Researchers Find Doubts About COVID-19 Vaccine Among People Of Color
The Food and Drug Administration is preparing for the eventual rollout of one or more COVID-19 vaccines — by identifying the concerns that some people have about taking such a vaccine.
At a meeting Thursday of experts advising the FDA on COVID-19 vaccines, the concerns of front-line workers and people of color were read aloud verbatim, highlighting the crucial project of communicating the safety and effectiveness of a vaccine in an environment of deep political distrust.
Those concerns were gathered at a series of listening sessions organized by the Reagan-Udall Foundation, a nonprofit that aims to advance the work of the FDA.
Susan Winckler, the foundation's CEO, noted that its study was rather narrow, with a focus on the role of the FDA in vaccine review and approval.
Nonetheless, participants in the sessions voiced a range of concerns:
The listening sessions focused on two groups. One was front-line workers in service, retail and health care settings. The second focused on people who are often underrepresented and are at increased risk for COVID-19: Black, Hispanic and Indigenous/Native American communities.
Eight such sessions have been conducted so far, and a few more are slated for the coming weeks. The foundation saidits goal is to understand the perceptions that may lead Americans to feel hesitant about receiving a COVID-19 vaccine – and to use that information to craft messaging that addresses those concerns.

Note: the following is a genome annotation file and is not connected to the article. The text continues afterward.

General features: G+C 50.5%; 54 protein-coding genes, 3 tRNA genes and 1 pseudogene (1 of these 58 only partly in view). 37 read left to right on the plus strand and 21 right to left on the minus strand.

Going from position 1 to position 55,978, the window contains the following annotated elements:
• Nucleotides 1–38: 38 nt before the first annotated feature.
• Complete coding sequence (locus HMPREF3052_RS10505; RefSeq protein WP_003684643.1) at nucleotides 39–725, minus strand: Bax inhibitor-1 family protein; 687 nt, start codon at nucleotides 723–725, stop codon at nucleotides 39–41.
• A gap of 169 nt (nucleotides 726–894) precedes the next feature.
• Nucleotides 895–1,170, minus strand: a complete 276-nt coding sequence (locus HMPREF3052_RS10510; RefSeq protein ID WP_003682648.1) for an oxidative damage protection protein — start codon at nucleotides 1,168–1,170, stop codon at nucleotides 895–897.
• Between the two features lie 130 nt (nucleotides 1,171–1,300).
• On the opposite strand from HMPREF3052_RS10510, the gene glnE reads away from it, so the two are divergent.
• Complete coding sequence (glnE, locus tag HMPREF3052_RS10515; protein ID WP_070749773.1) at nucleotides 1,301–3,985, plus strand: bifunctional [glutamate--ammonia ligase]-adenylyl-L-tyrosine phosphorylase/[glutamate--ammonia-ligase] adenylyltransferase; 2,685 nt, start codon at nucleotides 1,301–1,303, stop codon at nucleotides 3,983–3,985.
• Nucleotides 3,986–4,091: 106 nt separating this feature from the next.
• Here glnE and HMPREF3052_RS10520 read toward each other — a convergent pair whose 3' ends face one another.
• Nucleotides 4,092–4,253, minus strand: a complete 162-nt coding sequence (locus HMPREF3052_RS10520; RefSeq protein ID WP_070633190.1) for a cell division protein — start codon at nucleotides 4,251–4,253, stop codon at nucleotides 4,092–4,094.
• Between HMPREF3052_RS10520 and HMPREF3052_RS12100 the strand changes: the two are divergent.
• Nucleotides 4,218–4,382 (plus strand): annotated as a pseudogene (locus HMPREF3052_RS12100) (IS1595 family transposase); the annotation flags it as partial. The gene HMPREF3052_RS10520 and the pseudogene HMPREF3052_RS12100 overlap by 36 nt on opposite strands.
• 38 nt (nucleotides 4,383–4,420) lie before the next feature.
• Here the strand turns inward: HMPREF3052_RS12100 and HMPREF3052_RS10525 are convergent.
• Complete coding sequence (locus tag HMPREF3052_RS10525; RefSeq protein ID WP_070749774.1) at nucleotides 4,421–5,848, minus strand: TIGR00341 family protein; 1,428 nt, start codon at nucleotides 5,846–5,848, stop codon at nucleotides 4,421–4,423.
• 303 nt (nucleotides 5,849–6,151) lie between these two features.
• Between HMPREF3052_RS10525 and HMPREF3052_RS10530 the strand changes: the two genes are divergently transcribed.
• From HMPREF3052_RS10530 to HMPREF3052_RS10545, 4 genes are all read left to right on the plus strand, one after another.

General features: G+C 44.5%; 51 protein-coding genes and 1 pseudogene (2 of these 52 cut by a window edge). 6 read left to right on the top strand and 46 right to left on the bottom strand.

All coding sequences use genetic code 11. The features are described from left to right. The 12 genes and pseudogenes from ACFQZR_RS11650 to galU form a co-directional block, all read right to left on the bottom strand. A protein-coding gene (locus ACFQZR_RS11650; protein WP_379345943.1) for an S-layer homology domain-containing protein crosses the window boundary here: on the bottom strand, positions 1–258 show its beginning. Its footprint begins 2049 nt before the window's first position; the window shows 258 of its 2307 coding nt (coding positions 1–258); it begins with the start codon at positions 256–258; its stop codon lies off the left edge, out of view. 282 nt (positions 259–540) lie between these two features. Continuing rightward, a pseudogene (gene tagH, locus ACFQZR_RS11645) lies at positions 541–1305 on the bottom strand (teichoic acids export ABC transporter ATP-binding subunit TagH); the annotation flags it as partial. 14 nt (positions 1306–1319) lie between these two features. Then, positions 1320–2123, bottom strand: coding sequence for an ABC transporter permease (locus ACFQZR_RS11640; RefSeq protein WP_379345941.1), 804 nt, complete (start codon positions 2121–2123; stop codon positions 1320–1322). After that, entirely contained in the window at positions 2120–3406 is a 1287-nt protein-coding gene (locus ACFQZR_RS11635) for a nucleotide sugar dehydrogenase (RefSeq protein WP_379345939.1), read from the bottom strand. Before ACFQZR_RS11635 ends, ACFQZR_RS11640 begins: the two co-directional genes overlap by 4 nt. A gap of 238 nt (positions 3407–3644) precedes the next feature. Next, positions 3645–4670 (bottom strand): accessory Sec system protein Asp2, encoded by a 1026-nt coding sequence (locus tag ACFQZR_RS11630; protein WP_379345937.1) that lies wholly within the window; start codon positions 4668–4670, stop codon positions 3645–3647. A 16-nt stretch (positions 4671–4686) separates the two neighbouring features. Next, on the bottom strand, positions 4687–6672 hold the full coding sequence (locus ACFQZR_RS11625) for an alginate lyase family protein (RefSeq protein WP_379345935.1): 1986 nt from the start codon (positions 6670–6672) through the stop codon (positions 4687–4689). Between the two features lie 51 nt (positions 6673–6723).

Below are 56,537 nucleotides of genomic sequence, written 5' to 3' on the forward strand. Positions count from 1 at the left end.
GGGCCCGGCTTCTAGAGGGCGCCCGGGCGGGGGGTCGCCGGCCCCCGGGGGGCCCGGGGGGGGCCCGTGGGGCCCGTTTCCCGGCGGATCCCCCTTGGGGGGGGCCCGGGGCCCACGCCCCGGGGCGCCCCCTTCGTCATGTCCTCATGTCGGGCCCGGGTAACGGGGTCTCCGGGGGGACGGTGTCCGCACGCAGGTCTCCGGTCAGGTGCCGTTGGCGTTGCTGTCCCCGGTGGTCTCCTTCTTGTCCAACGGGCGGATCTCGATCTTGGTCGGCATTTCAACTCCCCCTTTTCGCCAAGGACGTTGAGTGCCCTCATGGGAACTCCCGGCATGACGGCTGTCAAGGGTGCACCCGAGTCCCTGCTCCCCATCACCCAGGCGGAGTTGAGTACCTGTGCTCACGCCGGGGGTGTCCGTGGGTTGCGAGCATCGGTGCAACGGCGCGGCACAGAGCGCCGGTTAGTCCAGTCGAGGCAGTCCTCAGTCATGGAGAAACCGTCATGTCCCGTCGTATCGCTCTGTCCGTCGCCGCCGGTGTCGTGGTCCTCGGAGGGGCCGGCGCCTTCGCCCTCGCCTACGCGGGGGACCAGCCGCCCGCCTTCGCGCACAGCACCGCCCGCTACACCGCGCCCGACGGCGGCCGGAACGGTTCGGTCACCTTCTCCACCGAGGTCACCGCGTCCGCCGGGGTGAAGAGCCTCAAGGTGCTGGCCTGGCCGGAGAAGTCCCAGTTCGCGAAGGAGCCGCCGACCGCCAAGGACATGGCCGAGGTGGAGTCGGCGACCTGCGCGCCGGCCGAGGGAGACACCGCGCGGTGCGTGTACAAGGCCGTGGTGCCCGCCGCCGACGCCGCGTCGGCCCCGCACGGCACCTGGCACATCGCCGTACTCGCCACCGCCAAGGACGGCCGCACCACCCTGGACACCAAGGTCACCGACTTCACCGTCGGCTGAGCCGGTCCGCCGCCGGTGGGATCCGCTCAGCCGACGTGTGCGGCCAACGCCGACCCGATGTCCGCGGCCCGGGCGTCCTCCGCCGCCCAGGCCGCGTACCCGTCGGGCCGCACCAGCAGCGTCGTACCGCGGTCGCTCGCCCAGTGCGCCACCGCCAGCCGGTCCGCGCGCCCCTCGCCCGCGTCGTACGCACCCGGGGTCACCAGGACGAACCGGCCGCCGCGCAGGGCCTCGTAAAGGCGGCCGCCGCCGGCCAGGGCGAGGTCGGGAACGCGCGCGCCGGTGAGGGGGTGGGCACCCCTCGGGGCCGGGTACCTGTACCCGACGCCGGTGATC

Winckler noted that the participants' concerns often shared certain themes: concerns about the speed of the process, distrust of government and government agencies, distrust of the health care system, and concern that politics and economics will be prioritized over science.
People of color also voiced worries that the vaccine won't work for minority populations. Among their statements:
Participants also expressed fears based on past experiences. One person expressed a worry that "this is another Tuskegee experiment."
Vaccine hesitancy was a frequent topic at Thursday's FDA meeting — recognition that the introduction of COVID-19 vaccines will be a nationwide communications effort as much as a scientific one.
The FDA meeting was one effort to demonstrate that the vaccine development process in the U.S. is safe and is being handled with great care and transparency.
Marion Gruber, director of the FDA's Office of Vaccines Research and Review, said that development of a vaccine is happening as quickly as it can – but no faster.
"Vaccine development can be expedited," she said. "However, I want to stress that it cannot and must not be rushed."
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